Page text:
The true message of the rededication of the Temple by the Maccabees was the re-establishment of true Jewish sovereignty. For the first time since the Davidic monarchy Jews ruled over themselves. Chanukah not only commemorates the rededication of the Temple but the defeat of Greek culture and religion and the return of a priestly family to power. The Hasmonean dynasty would barely last 150 years as soon the Hasmonean dynasty made a deal with Rome-the successor to the Greeks!
So on this third night of Chanukah–proclaim your Jewish identity proudly, light your menorah and think about the ideals of Jewish sovereignty as they are played out today in Israel. Ask a lot of questions about the balance of the larger culture with Jewish culture in your own life? How assimilated are you? What does Chanukah ask of your Jewish faith and identity?
For the second night of Chanukah we should think about the idea of “pirsum et haMitzvah” The commandment to publicize or promote the the lighting of the chanukiah. Our rabbinic ancestors thought we should place our chanukiah in the window to show and share the light of Chanukah! Of course there were times in our history when doing so would have been too dangerous and so the light had to be contained. But now more than ever we the Jewish people do have light to be shared with everyone. We have a prophetic tradition that calls upon each of us to stand up for those who can’t and we have a calling as the Jewish people to share the light of Torah and God with others. So as the old spiritual says… This little light of mine I’m gonna’ let it shine…Let it shine let it shine let it shine!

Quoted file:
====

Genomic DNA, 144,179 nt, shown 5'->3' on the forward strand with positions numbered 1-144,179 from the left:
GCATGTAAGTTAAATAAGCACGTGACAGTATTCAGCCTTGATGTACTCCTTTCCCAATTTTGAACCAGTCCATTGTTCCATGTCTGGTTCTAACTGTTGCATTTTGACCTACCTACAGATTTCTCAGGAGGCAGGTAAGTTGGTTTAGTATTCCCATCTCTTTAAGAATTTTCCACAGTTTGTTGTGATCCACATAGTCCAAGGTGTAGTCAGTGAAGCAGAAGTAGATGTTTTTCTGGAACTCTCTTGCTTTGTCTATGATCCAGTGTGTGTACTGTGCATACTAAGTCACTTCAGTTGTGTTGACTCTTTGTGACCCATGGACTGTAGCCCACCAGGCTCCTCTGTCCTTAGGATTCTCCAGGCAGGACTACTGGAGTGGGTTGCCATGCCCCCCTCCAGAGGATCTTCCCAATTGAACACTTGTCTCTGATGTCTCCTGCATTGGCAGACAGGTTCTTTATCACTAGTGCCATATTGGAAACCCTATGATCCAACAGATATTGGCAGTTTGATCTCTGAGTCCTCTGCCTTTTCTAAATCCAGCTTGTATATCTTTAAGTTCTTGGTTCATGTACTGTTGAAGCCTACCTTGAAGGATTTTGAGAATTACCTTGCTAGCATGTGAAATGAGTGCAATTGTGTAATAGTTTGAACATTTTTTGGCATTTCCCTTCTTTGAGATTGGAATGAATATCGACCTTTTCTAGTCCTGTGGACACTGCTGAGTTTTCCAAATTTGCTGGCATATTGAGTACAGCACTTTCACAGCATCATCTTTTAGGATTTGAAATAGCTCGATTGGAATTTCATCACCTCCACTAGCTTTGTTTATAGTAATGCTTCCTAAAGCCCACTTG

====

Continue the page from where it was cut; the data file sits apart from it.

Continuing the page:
Tonight on this Second night of Chanukah—do just that! Let your inner light shine. Let God’s light bathe you and your family and friends and uplift your spirits. And let the light of justice burn brightly in these difficult times. Let it shine let it shine let it shine!
I want to wish each of you a light filled Chanukah.
I hope you will extend your inner light to someone else this year.
A smile, a helping hand, a listening ear, a gift of tzedakah for those in need.
I hope you will be inspired by the story of Chanukah with the courage of the Macabees.
I hope you will be inspired to believe that you can do what seems impossible.
I hope you will dedicate and rededicate holy space in your life to blessing life and God’s gift of life.
I hope that you will come celebrate Chanukah with me on Friday, Dec. 14, at 7 pm at Congregation Kol Ami and don’t forget your Chanukiah so we can do all these things together!
Don’t forget tonight is the fourth candle! Celebrate with me and Kol Ami at Hollywood & Highland in the main courtyard-Calypso Shabbat Chanukah! It will be an amazing Shabbat Chanukah experience. We begin the festivities at 6 pm…. Hollywood & Highland is at 6801 Hollywood Blvd.
Afterwards dinner at BOHO!